The U.S. House of Representatives Intelligence Committee issued a report today warning American telecoms to avoid doing business with Huawei and ZTE, claiming the China-based vendors pose a security threat. The report follows an 11-month investigation.
The committee stopped short of urging a boycott of the two companies, and said its warning pertains only to equipment used to process data on a large scale rather than handsets or other devices. Huawei fired back by saying the committee failed to provide clear information or evidence, and essentially claiming that its worldwide presence is evidence of innocence.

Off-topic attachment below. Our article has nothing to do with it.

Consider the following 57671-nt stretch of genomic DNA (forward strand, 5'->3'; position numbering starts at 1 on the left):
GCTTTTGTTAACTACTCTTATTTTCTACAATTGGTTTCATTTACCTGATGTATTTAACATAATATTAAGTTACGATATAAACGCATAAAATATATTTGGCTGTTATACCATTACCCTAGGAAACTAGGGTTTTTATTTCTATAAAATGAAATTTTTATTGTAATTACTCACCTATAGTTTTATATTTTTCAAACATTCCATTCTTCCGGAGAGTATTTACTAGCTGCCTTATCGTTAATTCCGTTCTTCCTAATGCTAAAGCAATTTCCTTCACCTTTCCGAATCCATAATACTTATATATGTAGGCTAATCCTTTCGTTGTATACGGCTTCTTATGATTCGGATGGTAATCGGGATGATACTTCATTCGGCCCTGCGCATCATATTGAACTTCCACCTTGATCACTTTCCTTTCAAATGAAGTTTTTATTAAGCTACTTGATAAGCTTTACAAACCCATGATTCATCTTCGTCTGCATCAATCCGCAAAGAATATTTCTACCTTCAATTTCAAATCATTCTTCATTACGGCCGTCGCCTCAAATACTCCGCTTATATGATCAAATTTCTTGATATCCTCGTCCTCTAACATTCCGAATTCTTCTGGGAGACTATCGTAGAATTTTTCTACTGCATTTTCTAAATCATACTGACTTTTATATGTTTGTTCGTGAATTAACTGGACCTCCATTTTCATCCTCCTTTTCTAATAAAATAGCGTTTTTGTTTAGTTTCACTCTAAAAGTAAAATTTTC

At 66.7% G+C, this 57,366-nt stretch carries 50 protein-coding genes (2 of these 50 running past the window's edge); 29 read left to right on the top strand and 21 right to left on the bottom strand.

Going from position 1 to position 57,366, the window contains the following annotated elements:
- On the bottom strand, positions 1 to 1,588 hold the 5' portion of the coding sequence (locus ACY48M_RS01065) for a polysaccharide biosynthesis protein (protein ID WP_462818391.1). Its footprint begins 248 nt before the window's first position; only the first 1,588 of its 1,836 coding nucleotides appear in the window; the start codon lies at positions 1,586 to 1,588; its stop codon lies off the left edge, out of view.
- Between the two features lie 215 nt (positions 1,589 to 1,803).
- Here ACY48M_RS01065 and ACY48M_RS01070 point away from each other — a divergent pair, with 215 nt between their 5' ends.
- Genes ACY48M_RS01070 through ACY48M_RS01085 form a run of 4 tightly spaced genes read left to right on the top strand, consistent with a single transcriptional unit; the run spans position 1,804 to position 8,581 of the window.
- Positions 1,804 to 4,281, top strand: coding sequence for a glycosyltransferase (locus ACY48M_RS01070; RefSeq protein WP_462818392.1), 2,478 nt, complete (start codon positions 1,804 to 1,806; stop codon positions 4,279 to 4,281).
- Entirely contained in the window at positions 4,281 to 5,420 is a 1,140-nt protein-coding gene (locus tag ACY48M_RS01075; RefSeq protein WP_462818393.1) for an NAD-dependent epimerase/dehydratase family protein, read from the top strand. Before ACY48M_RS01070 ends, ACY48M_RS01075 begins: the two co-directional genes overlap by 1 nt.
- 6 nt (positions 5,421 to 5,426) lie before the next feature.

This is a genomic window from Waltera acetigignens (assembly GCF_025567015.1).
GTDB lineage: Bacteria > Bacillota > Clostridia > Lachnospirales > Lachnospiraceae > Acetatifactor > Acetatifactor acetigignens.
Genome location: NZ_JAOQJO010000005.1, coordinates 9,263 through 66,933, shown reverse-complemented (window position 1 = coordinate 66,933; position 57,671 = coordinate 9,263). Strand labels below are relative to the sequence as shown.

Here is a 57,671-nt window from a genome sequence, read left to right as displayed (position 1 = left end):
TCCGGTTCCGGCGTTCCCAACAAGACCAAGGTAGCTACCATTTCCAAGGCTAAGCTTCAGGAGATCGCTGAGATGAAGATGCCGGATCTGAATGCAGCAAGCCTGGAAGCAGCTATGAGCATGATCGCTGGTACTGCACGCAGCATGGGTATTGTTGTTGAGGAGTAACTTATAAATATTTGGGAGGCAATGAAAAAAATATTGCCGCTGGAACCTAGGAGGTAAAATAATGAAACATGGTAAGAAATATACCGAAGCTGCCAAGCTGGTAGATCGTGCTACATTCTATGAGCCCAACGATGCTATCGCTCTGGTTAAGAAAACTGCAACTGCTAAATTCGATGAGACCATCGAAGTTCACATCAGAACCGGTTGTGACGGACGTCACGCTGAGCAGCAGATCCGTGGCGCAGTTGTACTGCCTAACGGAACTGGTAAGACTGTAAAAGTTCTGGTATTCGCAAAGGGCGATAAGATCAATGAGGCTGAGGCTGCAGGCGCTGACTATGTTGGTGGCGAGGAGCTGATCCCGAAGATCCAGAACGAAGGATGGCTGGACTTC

Amazingly, though, the report came the same day Cisco said it will no longer do business with ZTE following an internal investigation into allegations that the Chinese company sold Cisco gear to Iran. That investigation was sparked by Reuters stories documenting how ZTE had sold banned equipment from Cisco and other vendors to Iran’s biggest telecom.
And the report is particularly bad news for Huawei, which is among the world’s largest vendors of LTE equipment. Huawei has lobbied heavily to gain a foothold in the U.S., hiring seven firms to snuggle up to U.S. lawmakers. The report not only underscores the futility of those efforts, it is likely to attract the attention of telecom operators overseas.